2020 Curveball:: Adding Homeschool Teacher to my Resume

2020 Curveball:: Adding Homeschool Teacher to my Resume

I really didn’t want to. This was not part of my plan. But, I chose to take this route for the time being. The best choice for my kids; a rough choice for me as their homeschool teacher. 

Not only would I not receive the long awaited break from my kids this fall, but it would be my responsibility to be their educator!

WHAT? NO! HOW?!

I was straight-up terrified.

So. Much. Pressure. 

As my sons remind me regularly, I’m not a teacher {and they don’t want me to be}.

My biggest fear:: Failure.

Failing my children. Failing to meet their needs. Failing to teach them anything at all. Failing to keep my household afloat while I take on yet another role. I don’t want to fail. 

But, now that we’ve gotten started, I’ve learned five quick lessons that have changed my entire outlook on homeschooling. 

Use Your Resources

2020 Curveball:: Adding Homeschool Teacher to my Resume

Yes, as a homeschool teacher, I could have chosen a great, paid curriculum. Many of my homeschooling friends are using Blossom & Root, Beyond the Page, Torchlight and The Good and the Beautiful. All great! All incredible resources. All more expensive than the “free ninety-nine” I was willing to pay.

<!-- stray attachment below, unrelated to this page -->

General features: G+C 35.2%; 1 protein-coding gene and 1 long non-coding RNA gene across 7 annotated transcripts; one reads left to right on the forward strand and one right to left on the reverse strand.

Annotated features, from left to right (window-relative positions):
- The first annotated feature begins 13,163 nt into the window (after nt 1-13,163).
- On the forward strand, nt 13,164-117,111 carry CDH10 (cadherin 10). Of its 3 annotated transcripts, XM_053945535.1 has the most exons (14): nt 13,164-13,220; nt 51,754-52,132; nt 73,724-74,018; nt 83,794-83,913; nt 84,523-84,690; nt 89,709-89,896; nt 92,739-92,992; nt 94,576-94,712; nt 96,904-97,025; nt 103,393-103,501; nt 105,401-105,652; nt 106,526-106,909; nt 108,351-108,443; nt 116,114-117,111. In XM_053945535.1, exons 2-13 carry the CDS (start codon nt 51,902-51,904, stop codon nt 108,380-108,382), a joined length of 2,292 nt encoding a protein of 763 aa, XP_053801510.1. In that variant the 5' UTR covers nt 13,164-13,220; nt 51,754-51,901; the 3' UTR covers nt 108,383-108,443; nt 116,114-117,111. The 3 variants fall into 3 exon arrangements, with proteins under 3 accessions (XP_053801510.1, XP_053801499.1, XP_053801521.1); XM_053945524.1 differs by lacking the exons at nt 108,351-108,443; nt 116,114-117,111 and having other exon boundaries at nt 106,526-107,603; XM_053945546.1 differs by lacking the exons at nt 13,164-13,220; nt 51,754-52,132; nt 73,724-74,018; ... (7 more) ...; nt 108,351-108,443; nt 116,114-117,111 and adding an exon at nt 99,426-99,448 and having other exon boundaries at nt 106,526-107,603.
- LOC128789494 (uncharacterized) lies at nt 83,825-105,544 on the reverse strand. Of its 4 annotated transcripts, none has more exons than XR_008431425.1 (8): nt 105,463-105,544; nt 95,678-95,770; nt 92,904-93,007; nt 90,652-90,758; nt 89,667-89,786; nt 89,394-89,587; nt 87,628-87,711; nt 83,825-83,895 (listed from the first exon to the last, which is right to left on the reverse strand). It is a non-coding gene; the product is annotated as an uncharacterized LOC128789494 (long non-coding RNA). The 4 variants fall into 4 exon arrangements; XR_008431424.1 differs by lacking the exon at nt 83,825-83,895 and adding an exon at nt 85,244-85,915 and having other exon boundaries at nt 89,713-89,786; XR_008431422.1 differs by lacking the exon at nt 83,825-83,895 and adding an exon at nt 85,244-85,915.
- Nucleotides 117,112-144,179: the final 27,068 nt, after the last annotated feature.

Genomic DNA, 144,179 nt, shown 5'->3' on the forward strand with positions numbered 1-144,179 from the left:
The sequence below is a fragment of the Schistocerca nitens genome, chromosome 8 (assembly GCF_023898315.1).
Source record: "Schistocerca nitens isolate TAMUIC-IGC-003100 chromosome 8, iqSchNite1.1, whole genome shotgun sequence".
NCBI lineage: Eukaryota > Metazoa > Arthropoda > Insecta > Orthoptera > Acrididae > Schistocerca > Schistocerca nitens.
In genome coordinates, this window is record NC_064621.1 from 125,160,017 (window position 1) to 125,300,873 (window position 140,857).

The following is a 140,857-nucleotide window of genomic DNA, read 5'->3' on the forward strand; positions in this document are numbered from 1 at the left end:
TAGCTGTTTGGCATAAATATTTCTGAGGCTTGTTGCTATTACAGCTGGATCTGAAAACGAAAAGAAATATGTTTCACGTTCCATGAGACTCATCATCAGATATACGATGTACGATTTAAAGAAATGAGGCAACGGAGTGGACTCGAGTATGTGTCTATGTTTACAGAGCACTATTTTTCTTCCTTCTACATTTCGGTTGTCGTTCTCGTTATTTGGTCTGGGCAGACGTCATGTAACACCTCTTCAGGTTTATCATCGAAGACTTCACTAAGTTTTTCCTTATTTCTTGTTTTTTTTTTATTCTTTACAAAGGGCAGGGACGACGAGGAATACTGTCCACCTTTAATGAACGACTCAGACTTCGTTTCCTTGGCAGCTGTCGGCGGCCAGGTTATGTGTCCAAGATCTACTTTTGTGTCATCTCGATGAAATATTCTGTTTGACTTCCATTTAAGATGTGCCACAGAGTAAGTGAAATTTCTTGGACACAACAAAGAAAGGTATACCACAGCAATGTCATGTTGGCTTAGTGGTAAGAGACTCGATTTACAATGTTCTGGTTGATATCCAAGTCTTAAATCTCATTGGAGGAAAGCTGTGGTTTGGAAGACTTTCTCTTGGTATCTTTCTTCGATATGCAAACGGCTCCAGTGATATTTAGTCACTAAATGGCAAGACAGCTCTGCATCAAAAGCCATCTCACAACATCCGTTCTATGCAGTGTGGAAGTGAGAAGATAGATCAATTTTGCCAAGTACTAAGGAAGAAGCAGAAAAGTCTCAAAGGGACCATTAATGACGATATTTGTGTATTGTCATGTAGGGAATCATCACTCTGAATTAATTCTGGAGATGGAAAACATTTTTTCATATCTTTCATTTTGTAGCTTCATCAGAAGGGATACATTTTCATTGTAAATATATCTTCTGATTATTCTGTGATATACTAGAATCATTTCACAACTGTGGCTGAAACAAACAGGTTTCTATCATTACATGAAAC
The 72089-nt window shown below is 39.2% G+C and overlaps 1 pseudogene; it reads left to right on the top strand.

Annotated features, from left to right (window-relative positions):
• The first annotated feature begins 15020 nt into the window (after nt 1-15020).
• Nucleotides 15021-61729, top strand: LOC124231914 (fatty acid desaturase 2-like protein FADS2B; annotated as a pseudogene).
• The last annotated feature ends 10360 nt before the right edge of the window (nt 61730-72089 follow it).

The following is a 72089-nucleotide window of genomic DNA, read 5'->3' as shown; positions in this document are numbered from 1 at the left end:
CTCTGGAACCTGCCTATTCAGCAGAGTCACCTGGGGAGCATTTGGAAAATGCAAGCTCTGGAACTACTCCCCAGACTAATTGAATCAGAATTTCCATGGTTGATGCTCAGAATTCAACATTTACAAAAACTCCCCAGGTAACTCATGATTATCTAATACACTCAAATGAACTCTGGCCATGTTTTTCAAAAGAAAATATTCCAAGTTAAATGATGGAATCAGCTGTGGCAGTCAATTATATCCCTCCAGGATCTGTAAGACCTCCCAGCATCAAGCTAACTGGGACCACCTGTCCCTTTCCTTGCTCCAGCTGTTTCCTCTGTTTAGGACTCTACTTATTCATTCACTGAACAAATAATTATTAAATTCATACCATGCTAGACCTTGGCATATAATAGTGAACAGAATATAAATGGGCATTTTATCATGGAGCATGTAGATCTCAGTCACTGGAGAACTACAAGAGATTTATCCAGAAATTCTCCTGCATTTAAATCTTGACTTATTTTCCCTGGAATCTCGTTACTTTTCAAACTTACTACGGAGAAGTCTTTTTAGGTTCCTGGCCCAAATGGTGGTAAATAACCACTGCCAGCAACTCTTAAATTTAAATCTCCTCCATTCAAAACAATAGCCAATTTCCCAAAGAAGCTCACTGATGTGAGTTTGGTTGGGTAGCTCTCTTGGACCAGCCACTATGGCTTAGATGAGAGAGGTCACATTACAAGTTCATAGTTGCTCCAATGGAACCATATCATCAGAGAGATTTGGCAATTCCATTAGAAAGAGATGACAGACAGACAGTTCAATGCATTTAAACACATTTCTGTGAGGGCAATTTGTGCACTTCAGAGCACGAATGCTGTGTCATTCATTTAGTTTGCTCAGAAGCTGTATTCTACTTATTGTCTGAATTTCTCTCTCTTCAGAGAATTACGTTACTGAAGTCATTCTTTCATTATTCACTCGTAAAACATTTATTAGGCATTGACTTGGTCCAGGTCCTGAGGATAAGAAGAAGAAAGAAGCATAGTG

Instead, I have chosen to develop my own curriculum. The free homeschooling resources online are endless. I scour PBS Kids, Under the Home, Teachers Pay Teachers and Tot Schooling weekly. My printer is just trying to keep up with all the materials I am excitedly printing off to add to my curriculum. I’ve also collected lots of FREE workbooks from friends and neighbors that their children have outgrown.

Cheap stuff at Target or Dollar Tree can make your homeschooling experience so much easier! And don’t hesitate to snag ideas from homeschool Instagram pages like @thesimplehappylife, @mydarlingchickadee, @the.homely.homeschooler and @ninos.and.nature! Explore homeschooling support groups for fun, educational crafts and activities on the cheap. It’s all there for you, and you don’t have to pay big money for a successful homeschooling adventure! 

All in One Room